Feldman seems to know that her life will have to be elsewhere, but how and when and what form will it take?  Leaving her grandmother will prove particularly difficult.  She speaks warmly about her, about the time they spent together, mostly in the kitchen, where her Bubby seemed to always be cooking and plating heaps of food swathed in butter and prodding her to eat.  Feldman remembers feeling safe in the kitchen, as if the actual walls protected her from any harm.  But her grandmother, although well-intentioned, was unable to love her in the way she needed to be loved.  Feldman sees this early on and tries to rationalize her disappointment and immense hunger for maternal love.  She writes, “I think it’s because her whole family was murdered in the concentration camps, and she no longer has the energy to connect emotionally with people.”  But Feldman wants to, she just needs to find her way out.

Feldman is moved to tears by a rare candid story her grandmother tells her one day, about her own mother, Chana Rachel, and their life back in Budapest—before the war, before the annihilation.  Chana Rachel had already lost four children to a diphtheria epidemic before giving birth Feldman’s grandmother.  When Bubby also got sick, as a little girl, her mother, Chana Rachel, in a fit of maternal rage and grief, shoved her fist down Bubby’s tiny throat to break the skin-like growth that was blocking her airway.  Bubby survived and is convinced it was her mother’s prayers to God that saved her, but Feldman finds a different message in this story.  She is convinced that Chana Rachel took life into her own hands, and instead of waiting for God, determined her own destiny and saved her child’s life.  Feldman begins to fantasize about how she, too, can save herself and her little boy, thinking, “The idea of being fearless instead of passive thrills me.”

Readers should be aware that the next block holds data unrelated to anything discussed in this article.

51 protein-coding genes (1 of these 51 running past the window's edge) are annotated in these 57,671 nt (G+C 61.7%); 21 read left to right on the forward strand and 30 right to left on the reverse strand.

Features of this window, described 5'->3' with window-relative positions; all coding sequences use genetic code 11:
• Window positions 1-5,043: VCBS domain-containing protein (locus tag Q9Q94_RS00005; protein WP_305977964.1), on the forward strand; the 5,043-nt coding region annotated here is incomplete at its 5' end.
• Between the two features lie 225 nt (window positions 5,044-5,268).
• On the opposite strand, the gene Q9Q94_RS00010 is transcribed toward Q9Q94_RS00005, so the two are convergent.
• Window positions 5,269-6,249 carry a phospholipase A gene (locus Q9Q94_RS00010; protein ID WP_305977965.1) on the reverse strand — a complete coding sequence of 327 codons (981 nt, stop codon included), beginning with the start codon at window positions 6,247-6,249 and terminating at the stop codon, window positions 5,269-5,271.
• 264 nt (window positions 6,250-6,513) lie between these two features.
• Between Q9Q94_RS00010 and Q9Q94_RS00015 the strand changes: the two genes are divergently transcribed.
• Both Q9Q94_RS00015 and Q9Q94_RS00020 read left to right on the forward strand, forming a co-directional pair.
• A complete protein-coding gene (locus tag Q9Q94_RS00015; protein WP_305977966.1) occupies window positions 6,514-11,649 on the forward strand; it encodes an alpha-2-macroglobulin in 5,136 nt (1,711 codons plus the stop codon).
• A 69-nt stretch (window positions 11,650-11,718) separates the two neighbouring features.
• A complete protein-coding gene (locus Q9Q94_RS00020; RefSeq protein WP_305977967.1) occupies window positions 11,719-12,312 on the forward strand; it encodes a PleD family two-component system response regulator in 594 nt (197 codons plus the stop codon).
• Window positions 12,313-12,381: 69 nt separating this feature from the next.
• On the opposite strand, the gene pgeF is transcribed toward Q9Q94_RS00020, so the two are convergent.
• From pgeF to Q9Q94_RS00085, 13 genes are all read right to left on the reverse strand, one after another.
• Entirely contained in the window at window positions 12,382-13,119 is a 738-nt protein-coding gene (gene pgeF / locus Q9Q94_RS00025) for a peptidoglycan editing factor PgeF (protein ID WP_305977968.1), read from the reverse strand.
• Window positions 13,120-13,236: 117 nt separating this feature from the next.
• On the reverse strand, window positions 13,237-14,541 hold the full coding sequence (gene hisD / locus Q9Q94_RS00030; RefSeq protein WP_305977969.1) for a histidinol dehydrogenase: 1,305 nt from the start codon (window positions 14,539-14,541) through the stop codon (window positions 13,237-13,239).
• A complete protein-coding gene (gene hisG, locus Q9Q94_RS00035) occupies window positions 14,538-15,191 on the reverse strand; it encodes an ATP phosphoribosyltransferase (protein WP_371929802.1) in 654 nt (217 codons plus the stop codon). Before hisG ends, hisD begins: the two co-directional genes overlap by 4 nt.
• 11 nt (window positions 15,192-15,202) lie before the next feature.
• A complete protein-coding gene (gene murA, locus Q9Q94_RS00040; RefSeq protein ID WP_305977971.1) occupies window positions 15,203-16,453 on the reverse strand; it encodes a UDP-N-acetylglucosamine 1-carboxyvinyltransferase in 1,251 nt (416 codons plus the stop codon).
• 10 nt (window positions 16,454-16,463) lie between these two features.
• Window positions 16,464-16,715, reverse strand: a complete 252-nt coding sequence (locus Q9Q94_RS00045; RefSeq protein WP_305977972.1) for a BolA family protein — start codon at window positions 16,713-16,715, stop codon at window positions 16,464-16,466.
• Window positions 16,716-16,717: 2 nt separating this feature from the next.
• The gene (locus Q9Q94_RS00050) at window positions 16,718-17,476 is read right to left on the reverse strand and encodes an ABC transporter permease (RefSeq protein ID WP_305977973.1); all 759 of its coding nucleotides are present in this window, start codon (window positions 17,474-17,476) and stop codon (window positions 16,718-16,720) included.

But it isn’t easy.  Guilt, shame and loneliness persist.  The secular world is confusing, and she still feels somehow that a part of her is still Hasidic.  She feels Jewish in her heart and mind, but confused as to what that will now mean for her.  The seductions of the secular world entice her, and she admits to being awkward with men, particularly when they gaze directly upon her.  Her awkward tango continues, but she has found her vocation.  She is a sensitive and talented writer.

Elaine Margolin is a frequent contributor to The Jewish Journal and other publications.